Lester Dent sometimes took a basic idea from another fictional work and incorporated it into a particular Doc Savage story. A. Conan Doyle’s The Lost World, James Hilton’s Lost Horizon, and Robert Louis Stevenson’s Treasure Island are prominent examples of this technique. In at least one Doc Savage story, Dent reached out and used elements from an H. G. Wells’ science fiction stories. The first example is The Spook Legion from April 1935. Well’s premise of making the human body invisible is used in this Doc Savage story by a criminal gang. Their intention is to commit wholesale robbery using this scientific breakthrough.
The main protagonist in The Invisible Man is a young medical student named Griffin. His idea is based on a formula that alters a person’s refractive index in order to make it invisible. The key phrase here is “refractive index.” Early on, in the Doc Savage story, as readers are introduced to the man of bronze, it is revealed that Doc Savage is the author of numerous scientific works. One of the topics is “the advanced study of the dispersion of doubly refracting and naturally gyrating substance.” Leo Bell, a minor character in the story raises questions about one of the articles. “What are naturally gyrating and doubly refracting substances?” Indeed, what are they? The scientific function of these things is not what is important. Rather, it is Lester Dent’s way of tipping his hat to H. G. Wells. Dent had a habit of including literary clues that pointed back to a story’s origins. That’s exactly what Dent is doing here by talking about refracting substances. Dent uses this technique several times more in the story.
Griffin explains the problems of being invisible. During one incident in particular he is betrayed by muddy footprints. “I looked down and saw the youngsters had stopped and were gaping at the muddy footmarks I had left behind me up the newly whitened steps.” Doc Savage faces the same exact dilemma during his invisible episode. His feet become wet and he leaves a procession of wet footprints behind him. In both novels, the incidents are viewed by uneasy spectators.
In another instance, Griffin attempts to pass in public by swathing himself in a waddle of clothes while bandaging his head. Goggles hide the deep pits of his invisible eyes. In The Spook Legion, a criminal uses the same technique to appear in public. He replaces the facial bandages with a thin rubber mask. But he chooses goggles to hide his eyes.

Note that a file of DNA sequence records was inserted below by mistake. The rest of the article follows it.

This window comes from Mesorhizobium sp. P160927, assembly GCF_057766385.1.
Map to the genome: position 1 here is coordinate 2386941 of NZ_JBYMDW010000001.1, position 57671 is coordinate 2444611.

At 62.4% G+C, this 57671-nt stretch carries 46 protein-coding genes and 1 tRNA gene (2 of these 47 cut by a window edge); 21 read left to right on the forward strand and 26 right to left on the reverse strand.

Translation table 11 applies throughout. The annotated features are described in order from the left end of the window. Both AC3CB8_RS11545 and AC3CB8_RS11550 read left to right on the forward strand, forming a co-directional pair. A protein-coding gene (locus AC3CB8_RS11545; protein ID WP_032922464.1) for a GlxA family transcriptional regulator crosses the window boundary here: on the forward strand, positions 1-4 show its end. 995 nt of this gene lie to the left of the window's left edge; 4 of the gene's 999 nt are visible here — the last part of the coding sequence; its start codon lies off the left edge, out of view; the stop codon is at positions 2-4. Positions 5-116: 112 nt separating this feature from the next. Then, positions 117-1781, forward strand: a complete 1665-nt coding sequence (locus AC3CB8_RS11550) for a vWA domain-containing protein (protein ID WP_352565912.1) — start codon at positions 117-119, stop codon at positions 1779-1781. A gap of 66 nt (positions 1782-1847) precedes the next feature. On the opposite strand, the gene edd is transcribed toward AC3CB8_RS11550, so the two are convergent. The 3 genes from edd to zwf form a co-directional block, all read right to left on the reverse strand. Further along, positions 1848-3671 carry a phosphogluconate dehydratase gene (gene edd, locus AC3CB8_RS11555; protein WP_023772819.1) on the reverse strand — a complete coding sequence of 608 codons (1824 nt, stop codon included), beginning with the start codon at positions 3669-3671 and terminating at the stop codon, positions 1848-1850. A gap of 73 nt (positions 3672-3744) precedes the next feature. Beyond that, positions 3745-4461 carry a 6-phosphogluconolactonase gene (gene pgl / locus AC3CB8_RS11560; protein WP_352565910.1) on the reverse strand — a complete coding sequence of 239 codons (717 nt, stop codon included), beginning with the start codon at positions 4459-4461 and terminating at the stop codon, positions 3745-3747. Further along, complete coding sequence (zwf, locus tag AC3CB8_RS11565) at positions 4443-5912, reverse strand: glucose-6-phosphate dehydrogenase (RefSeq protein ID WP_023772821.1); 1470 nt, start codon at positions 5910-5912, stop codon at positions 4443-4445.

In both stories, obtaining invisibility is not without its price. Extremely painful is how Griffin describes the transformation. Griffin says he “sobbed and groaned” It is no different for Monk Mayfair, who eventually passes out from the treatment’s painful side effects. Both times the sensation is described as fiery. Griffin’s description: I set my teeth, though my skin was presently afire, all my body afire. Monk Mayfair: All of his body seemed filled with unholy fire.
Each story uses a scene describing the uncanny effect of seeing only the bandages on a wounded invisible man. The result is disturbing to the viewers on both occasions. Another similarity is the “Reign of Terror” in both novels. Wells’ character Griffin slowly goes insane as a result of his inability to reverse the invisibility process. In his insanity, he intends to commit a series of robberies and murder throughout the countryside which he predicts will be a Reign of Terror. Similarly, in The Spook Legion, the criminal gang uses their invisibility to enact their own “Reign of Terror” through a series of vicious robberies and murders.
Wells’ story has a Colonel Ayde who is the Chief of the Port Burdock Police. Dent introduces a similarly named character, Ada Easeman, as the daughter of an invisible millionaire. The Invisible Man has Dr. Kemp, an old school mate of Griffin, who now plays a significant part in the story. Kemp is also the name for the coarse wavy fibers in wool. Dent makes play on this with his inventor of the invisibility process. The man is Angus Angelo Marikan who happens to be concerned with fibers of a slightly different sort – he runs a fur farm.
In 1933, Universal produced a fill version of The Invisible Man. The movie starred Claude Rains as the invisible man in his first acting role. It was a popular movie and may have inspired Lester Dent to adapt Well’s story into a Doc Savage adventure. The New York Times praised the film in a review in the November 18, 1933 issue. Dent’s story wasn’t submitted to his publisher, Street & Smith, until late 1934. Each incident on its own merit could be dismissed as happenstance but when examined together it is obvious that Lester Dent did in fact use H. G. Well’s story, The Invisible Man, as the basis for his own novel.